The Fifteen Years War (1931–1945)


In September 1931, the Manchurian Incident took place. The man who wrote out its scenario was Kanji Ishihara. He was a military man. He was in a sense exceptional among military men because he could speak of strategies of war and actually did speak of them. At that time, almost all military men could not even talk about strategies, because they were terribly myopic. He was born on 18 January 1889. He entered the Central Army Cadet School in September 1905. According to his records in school, he seemed good in German, mathematics, Japanese and Chinese classics, but he was poor in apparatus gymnastics and swordplay. He seems to have been a man of brain rather than a man of brawn. He was remarkably inclined towards thoughts and ideas, and he read a lot of books about military history, philosophy, and sociology when he was a student of the Central Army Cadet School and the War Academy. Ishihara had studied in Germany for three years since 1922. He did research there on the great King Friedrich and the military history of Napoleon. He was under the tutelage of Delbruck and others at the University of Berlin. He thought about the reason for the German defeat in the First World War and discussed strategies of position warfare, especially in an economy blocked by the enemy during a continuing war.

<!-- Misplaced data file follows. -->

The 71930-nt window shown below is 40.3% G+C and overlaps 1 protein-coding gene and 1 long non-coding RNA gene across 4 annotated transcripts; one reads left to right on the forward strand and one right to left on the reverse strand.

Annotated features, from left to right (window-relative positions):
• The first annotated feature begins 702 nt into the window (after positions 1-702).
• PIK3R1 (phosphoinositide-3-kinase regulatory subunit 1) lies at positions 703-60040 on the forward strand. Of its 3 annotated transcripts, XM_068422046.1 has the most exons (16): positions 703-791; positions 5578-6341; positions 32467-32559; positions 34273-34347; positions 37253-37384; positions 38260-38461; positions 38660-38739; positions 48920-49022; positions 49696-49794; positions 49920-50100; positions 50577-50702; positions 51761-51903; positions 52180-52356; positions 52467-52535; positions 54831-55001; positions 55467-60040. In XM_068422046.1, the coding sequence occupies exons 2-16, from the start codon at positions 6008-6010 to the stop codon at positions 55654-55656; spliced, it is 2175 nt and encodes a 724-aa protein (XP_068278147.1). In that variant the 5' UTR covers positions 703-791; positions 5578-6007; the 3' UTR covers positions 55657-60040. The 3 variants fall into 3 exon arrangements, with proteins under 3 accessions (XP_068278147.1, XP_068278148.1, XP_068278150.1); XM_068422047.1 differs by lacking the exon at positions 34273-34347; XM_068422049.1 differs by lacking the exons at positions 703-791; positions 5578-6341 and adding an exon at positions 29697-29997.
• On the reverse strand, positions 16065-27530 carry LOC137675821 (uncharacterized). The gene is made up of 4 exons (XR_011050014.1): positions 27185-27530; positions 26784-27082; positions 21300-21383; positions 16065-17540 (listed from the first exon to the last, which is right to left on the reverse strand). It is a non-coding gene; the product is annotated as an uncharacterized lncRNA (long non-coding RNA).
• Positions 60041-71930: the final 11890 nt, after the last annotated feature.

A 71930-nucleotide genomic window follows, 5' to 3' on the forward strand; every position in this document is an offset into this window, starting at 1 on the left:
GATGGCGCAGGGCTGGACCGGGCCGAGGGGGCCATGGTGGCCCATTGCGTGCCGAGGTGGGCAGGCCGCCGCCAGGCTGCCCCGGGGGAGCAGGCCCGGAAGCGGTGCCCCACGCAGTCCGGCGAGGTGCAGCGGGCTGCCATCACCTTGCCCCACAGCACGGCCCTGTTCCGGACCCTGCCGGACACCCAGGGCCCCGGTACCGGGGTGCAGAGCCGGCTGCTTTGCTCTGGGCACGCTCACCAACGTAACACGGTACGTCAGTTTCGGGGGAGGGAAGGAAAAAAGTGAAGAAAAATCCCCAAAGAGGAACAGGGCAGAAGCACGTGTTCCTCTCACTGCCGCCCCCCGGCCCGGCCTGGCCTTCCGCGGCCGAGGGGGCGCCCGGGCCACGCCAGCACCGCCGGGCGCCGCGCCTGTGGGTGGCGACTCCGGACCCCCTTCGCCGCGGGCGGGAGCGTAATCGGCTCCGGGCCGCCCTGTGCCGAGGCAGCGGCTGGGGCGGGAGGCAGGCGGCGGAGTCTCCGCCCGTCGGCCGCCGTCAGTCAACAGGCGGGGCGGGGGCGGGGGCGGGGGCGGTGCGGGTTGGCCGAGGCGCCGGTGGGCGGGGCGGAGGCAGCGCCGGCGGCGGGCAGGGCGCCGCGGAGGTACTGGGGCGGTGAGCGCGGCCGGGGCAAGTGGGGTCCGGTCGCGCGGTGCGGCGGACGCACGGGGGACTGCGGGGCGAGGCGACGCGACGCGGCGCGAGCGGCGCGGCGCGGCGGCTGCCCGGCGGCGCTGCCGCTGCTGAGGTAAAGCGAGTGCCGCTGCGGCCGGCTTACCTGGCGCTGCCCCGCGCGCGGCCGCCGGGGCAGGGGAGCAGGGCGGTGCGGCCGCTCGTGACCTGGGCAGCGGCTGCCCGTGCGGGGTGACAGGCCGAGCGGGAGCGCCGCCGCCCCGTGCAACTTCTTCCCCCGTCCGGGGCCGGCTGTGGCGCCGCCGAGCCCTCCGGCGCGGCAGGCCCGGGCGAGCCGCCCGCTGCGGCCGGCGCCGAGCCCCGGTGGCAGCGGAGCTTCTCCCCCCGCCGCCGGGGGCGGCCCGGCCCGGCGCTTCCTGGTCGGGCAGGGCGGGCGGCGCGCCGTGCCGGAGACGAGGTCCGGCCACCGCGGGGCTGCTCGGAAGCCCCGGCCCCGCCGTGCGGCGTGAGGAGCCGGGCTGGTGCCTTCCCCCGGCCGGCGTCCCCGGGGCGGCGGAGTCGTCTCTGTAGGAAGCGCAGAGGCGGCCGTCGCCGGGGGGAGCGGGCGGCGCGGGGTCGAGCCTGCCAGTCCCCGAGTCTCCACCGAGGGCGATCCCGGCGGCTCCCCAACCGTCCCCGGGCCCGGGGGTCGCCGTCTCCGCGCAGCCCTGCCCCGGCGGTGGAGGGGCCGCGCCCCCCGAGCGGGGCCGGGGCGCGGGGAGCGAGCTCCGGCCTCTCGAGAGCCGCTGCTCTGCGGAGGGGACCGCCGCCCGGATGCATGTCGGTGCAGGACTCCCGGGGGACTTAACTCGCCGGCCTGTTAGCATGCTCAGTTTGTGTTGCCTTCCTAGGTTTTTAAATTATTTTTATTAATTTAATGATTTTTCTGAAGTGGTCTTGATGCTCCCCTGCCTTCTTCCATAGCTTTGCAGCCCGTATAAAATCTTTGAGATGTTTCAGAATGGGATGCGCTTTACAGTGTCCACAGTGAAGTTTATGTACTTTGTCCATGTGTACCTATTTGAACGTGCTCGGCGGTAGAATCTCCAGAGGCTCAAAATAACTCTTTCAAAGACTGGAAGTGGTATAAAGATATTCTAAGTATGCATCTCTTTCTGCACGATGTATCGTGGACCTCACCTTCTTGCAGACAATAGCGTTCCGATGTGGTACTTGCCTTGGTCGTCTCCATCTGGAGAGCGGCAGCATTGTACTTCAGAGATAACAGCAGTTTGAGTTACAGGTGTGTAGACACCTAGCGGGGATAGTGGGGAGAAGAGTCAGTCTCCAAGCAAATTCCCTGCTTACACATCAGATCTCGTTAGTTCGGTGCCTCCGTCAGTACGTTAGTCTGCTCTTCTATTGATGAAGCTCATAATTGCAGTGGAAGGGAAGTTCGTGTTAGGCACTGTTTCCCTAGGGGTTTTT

Korean Peninsula Qing Dynasty Japanese Government Military History International Military Tribunal 
These keywords were added by machine and not by the authors. This process is experimental and the keywords may be updated as the learning algorithm improves.


Unable to display preview. Download preview PDF.

Unable to display preview. Download preview PDF.

Copyright information

© Birkhüuser Verlag AG 2009

Personalised recommendations